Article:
110 Draw from Scratch

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Freehand drawing is perhaps the first thing most people want to try when they learn a new drawing program. Draw enables you to freeform draw, but on your freeform drawing you can also place all kinds of shapes and graphic images; you can mix it all up on a Draw drawing.

Before You Begin

105 Set Draw Options

106 Create a New Drawing

See Also

111 Place Shapes on the Drawing Area

If you're new to Draw, the drawing tools may seem a little awkward at first. When you select a tool and draw with it, as soon as you finish the line or shape, the mouse cursor changes back to its regular pointing cursor, and to use the tool once again, you must select the tool once again. Therefore, if you need to draw several freeform objects, such as birds flying, it might seem as though you must keep selecting the freeform drawing tool each time you add to your drawing. Fortunately, although it may not be fully intuitive, there is a way to keep tools selected that you want to use multiple times, and you learn how to do that here.

  1. Select the Freeform Line

    Start Draw and go to work! It doesn't matter at this point what you draw if you're new to Draw; you need to get a feel of the basic steps necessary for drawing and placing objects on the drawing area.

    The drawing area is enclosed by your paper's outline. You do not have to place objects directly on the paper outline of your drawing area. You can move graphics out of the way by dragging them off the paper temporarily until you're ready to use them and then drag them onto the page.

    graphics/15inf01.jpg graphics/15inf02.jpg When you're ready to draw, just long-click the Main toolbar's Curve tool to display the Curve toolbar. Click the Freeform Curve button. Your mouse cursor changes from the pointer to a crosshair shape with the Freeform Curve icon showing next to it.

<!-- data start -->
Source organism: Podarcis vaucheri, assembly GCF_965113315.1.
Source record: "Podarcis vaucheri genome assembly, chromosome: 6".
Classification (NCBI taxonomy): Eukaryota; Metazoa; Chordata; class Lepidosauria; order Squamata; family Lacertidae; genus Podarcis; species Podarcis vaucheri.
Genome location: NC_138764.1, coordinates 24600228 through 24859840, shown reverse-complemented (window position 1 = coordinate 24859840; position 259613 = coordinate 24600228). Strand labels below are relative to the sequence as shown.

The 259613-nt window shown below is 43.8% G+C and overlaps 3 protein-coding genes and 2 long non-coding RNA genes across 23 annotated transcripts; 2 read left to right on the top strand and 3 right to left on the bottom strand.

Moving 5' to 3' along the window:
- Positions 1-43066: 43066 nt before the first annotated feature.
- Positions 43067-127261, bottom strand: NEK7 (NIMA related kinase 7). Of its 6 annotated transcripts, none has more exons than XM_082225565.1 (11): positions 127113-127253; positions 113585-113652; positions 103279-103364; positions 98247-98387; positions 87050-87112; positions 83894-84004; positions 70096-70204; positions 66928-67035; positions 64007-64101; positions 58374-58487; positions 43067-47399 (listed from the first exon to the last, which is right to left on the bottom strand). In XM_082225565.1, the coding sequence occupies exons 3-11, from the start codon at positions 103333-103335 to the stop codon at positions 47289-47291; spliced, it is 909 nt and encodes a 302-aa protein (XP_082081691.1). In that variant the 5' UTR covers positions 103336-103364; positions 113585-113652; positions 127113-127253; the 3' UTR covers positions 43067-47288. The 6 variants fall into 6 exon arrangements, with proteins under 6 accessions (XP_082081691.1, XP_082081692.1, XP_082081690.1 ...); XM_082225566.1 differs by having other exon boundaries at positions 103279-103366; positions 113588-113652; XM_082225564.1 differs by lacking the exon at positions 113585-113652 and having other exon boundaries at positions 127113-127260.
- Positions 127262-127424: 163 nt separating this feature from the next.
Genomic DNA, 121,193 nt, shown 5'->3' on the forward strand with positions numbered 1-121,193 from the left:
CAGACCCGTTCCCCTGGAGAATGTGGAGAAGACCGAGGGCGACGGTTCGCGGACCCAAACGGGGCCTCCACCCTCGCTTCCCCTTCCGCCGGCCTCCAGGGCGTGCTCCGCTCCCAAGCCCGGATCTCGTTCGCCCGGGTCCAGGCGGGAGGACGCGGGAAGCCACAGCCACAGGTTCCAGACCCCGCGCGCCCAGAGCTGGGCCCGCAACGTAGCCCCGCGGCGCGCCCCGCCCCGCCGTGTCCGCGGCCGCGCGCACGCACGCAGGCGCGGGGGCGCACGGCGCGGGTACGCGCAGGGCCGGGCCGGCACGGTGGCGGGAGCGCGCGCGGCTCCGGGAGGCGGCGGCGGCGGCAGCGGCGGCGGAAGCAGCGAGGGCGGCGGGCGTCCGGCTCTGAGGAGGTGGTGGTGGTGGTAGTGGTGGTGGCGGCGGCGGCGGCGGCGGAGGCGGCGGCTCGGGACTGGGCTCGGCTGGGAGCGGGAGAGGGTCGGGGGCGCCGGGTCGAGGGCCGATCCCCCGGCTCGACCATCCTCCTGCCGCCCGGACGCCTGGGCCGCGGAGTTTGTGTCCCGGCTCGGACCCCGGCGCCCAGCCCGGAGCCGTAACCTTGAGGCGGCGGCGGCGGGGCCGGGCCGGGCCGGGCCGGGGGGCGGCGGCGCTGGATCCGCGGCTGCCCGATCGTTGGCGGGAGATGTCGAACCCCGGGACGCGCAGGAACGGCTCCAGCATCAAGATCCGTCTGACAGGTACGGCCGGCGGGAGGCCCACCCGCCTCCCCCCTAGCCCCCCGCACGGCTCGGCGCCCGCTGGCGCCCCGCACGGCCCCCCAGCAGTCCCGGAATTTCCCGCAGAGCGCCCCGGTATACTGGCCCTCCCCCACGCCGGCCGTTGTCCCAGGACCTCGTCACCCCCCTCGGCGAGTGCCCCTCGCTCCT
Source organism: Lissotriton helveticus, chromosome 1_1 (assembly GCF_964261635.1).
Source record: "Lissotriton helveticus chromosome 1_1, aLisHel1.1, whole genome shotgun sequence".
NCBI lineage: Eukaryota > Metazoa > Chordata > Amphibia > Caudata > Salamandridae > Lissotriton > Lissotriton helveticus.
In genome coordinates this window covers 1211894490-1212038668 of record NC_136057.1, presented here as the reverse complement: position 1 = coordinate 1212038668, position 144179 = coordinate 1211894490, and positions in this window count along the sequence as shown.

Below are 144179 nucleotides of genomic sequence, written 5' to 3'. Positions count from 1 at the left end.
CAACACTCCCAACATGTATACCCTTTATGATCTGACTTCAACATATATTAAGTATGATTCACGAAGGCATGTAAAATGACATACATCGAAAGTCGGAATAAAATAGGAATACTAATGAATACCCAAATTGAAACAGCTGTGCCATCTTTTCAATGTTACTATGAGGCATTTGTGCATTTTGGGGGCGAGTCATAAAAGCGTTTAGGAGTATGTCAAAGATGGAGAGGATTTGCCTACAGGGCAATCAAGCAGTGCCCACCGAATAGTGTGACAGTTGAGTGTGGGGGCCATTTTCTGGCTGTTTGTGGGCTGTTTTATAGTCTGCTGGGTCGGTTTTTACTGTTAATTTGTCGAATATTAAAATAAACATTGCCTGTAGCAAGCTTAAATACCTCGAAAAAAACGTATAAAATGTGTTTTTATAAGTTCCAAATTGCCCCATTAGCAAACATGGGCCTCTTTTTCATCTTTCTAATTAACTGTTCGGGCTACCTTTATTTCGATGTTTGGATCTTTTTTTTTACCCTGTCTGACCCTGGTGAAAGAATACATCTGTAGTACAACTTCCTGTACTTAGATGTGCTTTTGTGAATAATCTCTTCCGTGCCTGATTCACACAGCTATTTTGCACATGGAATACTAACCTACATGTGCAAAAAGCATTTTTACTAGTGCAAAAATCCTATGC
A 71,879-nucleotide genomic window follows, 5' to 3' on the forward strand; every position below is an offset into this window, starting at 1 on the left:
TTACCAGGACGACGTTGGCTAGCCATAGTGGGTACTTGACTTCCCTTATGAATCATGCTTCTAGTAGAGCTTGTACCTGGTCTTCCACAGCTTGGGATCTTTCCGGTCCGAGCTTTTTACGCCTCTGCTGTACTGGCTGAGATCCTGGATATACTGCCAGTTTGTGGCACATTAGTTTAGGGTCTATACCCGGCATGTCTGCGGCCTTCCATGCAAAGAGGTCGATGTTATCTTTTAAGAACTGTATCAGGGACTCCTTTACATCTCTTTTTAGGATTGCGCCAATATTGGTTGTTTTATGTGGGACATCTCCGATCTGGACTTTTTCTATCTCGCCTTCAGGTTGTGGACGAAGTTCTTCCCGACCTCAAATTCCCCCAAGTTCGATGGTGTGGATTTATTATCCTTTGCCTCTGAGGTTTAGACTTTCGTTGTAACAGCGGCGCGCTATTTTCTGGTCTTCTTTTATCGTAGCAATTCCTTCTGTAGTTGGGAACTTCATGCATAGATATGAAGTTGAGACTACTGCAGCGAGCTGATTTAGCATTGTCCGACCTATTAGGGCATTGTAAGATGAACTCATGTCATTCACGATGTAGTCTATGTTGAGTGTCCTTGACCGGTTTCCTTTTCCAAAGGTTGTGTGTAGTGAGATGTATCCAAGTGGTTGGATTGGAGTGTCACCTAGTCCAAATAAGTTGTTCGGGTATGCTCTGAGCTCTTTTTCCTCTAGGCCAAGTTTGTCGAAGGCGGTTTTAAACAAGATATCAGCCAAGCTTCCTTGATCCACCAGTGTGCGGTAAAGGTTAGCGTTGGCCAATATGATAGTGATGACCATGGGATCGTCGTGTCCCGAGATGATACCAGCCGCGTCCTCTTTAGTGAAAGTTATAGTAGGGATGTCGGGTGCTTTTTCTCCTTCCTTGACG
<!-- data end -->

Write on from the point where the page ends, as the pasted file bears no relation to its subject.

The Curve button changed to the Freeform Curve button's icon on your Main toolbar. You can click this button to reuse the Freeform Curve tool once more without having to long-click the Curve button first. You'll only need to long-click the Curve button again if you want to select a tool other than the Freeform tool on the Curve toolbar.

  2. Drag the Mouse to Draw

    Drag your mouse (or draw on your computer's drawing tablet if you have one). First click the starting point of the line you're about to draw and hold down your mouse button as you draw a line. The line is freeform because you're using the Freeform Curve tool, so you can draw any line, curve, or shape you wish. When you finish, release your mouse button.

    Edit points appear throughout your drawing so that you can manipulate those parts of the drawing. These are not resizing handles; instead, you can drag an edit point in or out, and only that part of the drawing will move in or out.



    If you want to draw a closed shape, such as the outline of a face, release your mouse button near the point at which you began drawing.

    If you want to change the size of your drawing, you cannot use the edit points to do so. You must hide the edit points so that you can drag to increase your entire drawing and not just that one section of the drawing. To hide the edit points, click the Object toolbar's Edit Points button. Now, when and if you click a line in your drawing, resizing handles appear uniformly in a square around your line, and you can then resize the freeform line. Clicking Edit Points shows the edit points once more.



    Edit points ” Also called data points . This term refers to points on your drawing, represented by small square boxes, that you drag to modify that part of the shape or freeform line.

  3. Draw Again